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Dr Phil Troke, Gilead Science

My name is Phil Troke and I work in the Gilead Medical Department and Gilead Science is a research pharmaceutical company that focuses on diseases of unmet need, in particular we are looking at HIV, also liver disease and around that very much has been Hepatitis C for the last few years and that is where our collaboration work with the STOP-HCV Consortium and also the HCV Research UK Consortium which works very closely with STOP-HCV.
Hepatitis C has moved on incredibly in the last six years and that has been very much working through normal routes, through global clinical trials but through engaging with patient groups and also with clinicians and consortiums such as STOP-HCV to really try and optimise treatment and in particular for the UK patients so that we generate data for support, treatment - giving the right treatment to the right patients in the UK.
There are two collaborations in particular that I would like to highlight; the first one is the BOSON Trial which was a Gilead Trial but run collaboratively with STOP-HCV Consortium that was focused on treating genotype 3 patients which form about 50% of the patients in the UK and really to try and understand what the optimal regime at the time of trial was for those specific patients and really the ability to collaborate with the STOP-HCV Consortium and all the clinical groups that were involved in that and the different centres that enrolled patients from the UK was hugely valuable to UK patients and allowed us to gain a really good understanding about how best to use the drugs in patients.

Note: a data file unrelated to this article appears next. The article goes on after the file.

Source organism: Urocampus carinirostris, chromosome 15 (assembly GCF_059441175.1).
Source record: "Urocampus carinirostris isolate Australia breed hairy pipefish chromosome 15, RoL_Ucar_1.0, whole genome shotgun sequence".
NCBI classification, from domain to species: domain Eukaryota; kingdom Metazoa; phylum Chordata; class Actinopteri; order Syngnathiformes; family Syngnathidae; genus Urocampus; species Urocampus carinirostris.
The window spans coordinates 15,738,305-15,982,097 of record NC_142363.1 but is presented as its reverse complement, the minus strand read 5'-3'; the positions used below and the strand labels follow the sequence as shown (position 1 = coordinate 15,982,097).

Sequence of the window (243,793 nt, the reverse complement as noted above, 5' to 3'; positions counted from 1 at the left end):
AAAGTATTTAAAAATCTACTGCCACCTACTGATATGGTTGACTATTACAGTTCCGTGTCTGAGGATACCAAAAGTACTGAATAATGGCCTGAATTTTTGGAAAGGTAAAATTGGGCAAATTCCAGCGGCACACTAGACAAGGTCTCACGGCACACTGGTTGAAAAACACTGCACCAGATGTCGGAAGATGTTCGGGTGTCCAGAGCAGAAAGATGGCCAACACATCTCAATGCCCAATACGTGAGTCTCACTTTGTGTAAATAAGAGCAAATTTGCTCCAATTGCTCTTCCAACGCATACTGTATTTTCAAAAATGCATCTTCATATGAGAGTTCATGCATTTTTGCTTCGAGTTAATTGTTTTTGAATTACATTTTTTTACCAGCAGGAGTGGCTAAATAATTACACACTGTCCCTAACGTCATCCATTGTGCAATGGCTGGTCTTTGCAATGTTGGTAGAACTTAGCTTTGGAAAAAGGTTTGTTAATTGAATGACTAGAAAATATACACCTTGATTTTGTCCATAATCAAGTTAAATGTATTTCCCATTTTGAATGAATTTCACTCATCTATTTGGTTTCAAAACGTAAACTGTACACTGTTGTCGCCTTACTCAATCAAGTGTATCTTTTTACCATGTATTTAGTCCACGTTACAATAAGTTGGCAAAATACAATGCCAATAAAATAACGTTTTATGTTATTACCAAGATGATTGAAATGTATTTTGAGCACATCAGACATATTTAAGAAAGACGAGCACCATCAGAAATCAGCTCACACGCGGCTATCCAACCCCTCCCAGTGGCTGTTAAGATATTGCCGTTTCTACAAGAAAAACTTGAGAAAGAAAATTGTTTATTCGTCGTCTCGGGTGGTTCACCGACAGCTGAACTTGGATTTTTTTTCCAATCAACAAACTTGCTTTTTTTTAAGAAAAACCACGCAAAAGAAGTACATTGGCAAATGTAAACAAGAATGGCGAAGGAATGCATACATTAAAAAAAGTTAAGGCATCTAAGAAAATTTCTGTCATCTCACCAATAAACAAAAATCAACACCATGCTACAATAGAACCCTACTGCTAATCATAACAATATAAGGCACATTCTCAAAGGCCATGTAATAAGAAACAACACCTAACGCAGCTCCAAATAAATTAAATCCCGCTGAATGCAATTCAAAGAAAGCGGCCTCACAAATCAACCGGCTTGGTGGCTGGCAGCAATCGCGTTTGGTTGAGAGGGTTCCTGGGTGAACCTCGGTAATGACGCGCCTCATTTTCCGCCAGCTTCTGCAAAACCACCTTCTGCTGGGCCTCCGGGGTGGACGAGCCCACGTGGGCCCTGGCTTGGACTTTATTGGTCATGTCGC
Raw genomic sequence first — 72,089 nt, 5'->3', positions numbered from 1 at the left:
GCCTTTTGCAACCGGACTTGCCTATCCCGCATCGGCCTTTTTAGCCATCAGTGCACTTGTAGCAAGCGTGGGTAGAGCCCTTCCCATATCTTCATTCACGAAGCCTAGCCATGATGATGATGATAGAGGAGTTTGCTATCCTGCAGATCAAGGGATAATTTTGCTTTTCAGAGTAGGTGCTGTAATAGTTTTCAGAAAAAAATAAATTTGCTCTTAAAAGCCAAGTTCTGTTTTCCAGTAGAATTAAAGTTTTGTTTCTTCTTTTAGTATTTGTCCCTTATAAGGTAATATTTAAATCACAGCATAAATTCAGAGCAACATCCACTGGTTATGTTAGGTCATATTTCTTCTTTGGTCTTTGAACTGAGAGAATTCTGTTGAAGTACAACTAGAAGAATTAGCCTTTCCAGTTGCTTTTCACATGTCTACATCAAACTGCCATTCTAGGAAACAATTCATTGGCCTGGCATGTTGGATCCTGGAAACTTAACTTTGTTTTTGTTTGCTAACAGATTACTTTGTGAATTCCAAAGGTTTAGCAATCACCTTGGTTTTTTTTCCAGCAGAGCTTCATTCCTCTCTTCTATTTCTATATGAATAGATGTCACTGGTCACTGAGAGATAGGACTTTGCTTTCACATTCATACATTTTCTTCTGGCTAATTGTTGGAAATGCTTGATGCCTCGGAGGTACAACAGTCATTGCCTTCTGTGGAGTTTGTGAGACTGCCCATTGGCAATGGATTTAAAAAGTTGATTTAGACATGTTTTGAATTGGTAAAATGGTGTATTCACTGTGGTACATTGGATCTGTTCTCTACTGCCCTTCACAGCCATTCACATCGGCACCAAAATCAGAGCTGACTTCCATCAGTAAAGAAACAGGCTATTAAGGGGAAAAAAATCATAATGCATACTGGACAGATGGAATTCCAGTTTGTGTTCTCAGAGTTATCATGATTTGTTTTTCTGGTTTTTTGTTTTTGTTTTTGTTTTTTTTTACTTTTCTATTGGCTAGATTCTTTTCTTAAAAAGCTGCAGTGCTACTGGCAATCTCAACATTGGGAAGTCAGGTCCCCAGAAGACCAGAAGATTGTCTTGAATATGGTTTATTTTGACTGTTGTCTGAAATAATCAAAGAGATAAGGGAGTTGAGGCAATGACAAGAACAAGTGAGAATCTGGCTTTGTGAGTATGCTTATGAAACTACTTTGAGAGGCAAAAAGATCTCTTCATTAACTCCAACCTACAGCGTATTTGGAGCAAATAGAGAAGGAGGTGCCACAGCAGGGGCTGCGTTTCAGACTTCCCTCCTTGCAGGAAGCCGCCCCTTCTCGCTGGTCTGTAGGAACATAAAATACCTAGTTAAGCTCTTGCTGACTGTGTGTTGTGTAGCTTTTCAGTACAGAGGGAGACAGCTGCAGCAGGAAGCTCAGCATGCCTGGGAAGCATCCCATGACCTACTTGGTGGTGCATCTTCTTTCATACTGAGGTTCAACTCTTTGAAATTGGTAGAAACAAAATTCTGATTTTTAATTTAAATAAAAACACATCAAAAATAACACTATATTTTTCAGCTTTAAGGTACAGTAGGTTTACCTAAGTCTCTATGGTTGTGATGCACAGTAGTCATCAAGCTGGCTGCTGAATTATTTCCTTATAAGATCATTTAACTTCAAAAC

Moving on from there, we have then got what we would call ‘real world data’ which is looking at something and saying actually just in terms of giving access to patients that already exist in the UK are present and what are the right drugs and how do we gain access to the patients most in need.  And that was run by NHS England and that was called the SoftPlus NS5A programme and it was aimed at treating patients with decompensated liver disease.  So these are patients who have a really high unmet need, that are really struggling and we had other patients who were involved in that programme in 2014 and understand what impact for those who had a transplant for Hepatitis C and a 42% reduction in those patients who had a huge benefit in the UK. 
Going forward, it is all about extending those collaborations back out even further so we can actually look and say how do we support patients and expanding treatment so the number of patients accessing and getting treatment expands year on year.  There are challenges to the NHS in the current austerity measures, so how do we support increasing the number of patients within the budget within the NHS? There are a lot of discussions going on and that is really a conversation between clinicians, the NHS generally.  NHS England is the payer for many of these patients and it is all about us working together and collaborating and stopping STOP-HCV plays a really big role in helping bring everybody together with those conversations and really understand how we expand treatment for many more patients in the UK could qualify for treatment.  And we are in the position at the moment where there are potentially over 200,000 patients with Hepatitis C in the UK and it is how do we enable those who need treatment to get treatment at the right time for them and it is just finding the right conditions and it is all about working together.